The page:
The issues America is wrestling with today, from immigration to civil liberties, were also on the minds of a divided and suspicious nation a century ago, on the eve of America’s entrance into World War I.
In an interview with realscreen, Mark Samels, executive producer of the new PBS docuseries The Great War, says he hopes the series will help make the time period more relevant to modern-day audiences. He also hopes that by showing viewers how America was shaped by the decision to enter into WWI, it will inspire them to examine their roles in the world today.
“Today when we try to wrestle with our role in the world, there is this tension between, ‘Are we the world’s policeman or are we the nation builders of the world? Or are some of these conflicts not really our concern?’ This was at the center of the debate in World War I,” says Samels.
PBS’s American Experience new (3×60) series, The Great War produced by Insignia Films, scopes out the American landscape beyond just the telling of the political and military history of the war.
It explores the unprecedented government crackdown on dissent, the use of propaganda to sell the war to a wary public, the role of women in the antiwar/suffrage movement and the treatment of African Americans and other minorities both at home and abroad.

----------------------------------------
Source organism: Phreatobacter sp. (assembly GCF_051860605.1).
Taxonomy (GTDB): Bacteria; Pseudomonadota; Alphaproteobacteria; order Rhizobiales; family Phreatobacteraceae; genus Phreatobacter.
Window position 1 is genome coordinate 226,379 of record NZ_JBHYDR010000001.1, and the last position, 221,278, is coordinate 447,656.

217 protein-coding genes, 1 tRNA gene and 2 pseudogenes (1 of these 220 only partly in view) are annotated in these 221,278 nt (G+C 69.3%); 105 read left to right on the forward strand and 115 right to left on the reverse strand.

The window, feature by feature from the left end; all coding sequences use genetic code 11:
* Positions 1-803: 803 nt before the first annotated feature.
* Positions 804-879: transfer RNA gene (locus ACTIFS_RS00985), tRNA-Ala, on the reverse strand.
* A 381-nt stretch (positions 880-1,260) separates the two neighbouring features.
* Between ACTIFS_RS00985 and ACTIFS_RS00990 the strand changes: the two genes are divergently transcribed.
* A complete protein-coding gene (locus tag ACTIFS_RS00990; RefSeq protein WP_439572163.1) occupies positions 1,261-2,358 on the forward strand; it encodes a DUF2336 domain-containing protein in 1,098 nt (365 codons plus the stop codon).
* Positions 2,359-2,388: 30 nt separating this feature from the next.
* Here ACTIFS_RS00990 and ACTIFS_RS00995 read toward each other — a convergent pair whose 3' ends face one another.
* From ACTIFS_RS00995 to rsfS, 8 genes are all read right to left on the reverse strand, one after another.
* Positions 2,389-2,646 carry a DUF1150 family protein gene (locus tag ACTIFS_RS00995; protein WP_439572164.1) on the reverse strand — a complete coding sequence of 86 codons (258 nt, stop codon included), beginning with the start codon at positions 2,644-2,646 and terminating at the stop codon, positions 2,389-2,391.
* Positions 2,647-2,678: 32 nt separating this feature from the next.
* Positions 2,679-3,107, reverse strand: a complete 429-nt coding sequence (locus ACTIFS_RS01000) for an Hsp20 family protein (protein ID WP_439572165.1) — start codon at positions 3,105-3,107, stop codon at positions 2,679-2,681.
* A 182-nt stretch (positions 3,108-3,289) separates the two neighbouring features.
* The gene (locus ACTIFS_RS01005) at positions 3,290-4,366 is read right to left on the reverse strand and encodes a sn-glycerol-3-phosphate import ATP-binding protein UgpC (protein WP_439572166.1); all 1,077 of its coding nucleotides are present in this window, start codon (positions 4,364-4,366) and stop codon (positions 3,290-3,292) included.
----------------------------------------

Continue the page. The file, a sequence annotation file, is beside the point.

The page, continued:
“It’s a sprawling story that takes place over years and involves different layers: political, military, economic, cultural and social,” Samels says.
Since the scope of the war is so vast, Samels says producers decided to use a variety of characters to tell the story of America’s involvement and relationship with the global event.
Famous players represented in the series include president Woodrow Wilson and suffragette Jane Addams. But there was also space for ordinary people, like fighter ace Eddie Rickenbacker and the women who took up the cause as nurses, to have their stories brought to light.
Latino and African-American voices are also present in the story. These communities saw the war as a way to improve their status and standing in America in an era of the height of Jim Crow laws. Samels said it was a racially charged time, and for minorities, they war represented the chance to serve with valor in the hopes they would gain new-found respect on home soil.
“It pulled us into these characters through letters and diaries which haven’t really come to live in film before. I think we created a cast that really represents how an event like this impacts everyone.”
The archivist for the series, Lizzy McGlynn procured material from over 150 institutions and combed through close to 2,700 reels of footage from the National Archives to bring this story to the screen. Once the material was found, it was restored and worked with to create an intimate story that would resonate with viewers.
“What was fortunate for us, was the war coincided with the dawn of motion pictures. It was the first war to be recorded by film cameras,” he said.
Samels said the problems plaguing his country today — the divisions and suspicions and perceived threat of immigration — is an old story for the nation.
“We have dealt with it with varying degrees of success in the past. We have struggled with it but came through it,” he said.
Photos courtesy of National Archives.
- The Great War premieres April 10, through April 12, 9:00-11:00 p.m. ET/PT on PBS
- Check out an exclusive clip below